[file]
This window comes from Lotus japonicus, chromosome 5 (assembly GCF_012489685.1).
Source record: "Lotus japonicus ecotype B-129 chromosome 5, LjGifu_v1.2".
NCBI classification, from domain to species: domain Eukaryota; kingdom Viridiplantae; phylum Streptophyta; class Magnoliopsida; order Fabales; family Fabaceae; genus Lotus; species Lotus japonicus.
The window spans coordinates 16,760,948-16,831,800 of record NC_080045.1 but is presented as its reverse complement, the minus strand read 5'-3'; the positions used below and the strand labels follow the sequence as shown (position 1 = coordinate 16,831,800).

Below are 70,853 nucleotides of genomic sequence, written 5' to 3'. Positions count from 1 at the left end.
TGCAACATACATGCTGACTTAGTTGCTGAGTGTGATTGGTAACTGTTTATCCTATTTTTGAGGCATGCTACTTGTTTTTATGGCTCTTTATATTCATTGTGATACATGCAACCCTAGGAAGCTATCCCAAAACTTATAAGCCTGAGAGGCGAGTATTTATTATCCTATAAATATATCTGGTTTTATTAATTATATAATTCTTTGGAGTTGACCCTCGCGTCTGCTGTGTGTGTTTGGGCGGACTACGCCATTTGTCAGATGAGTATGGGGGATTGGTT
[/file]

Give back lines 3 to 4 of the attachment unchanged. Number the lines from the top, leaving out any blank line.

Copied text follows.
NCBI classification, from domain to species: domain Eukaryota; kingdom Viridiplantae; phylum Streptophyta; class Magnoliopsida; order Fabales; family Fabaceae; genus Lotus; species Lotus japonicus.
The window spans coordinates 16,760,948-16,831,800 of record NC_080045.1 but is presented as its reverse complement, the minus strand read 5'-3'; the positions used below and the strand labels follow the sequence as shown (position 1 = coordinate 16,831,800).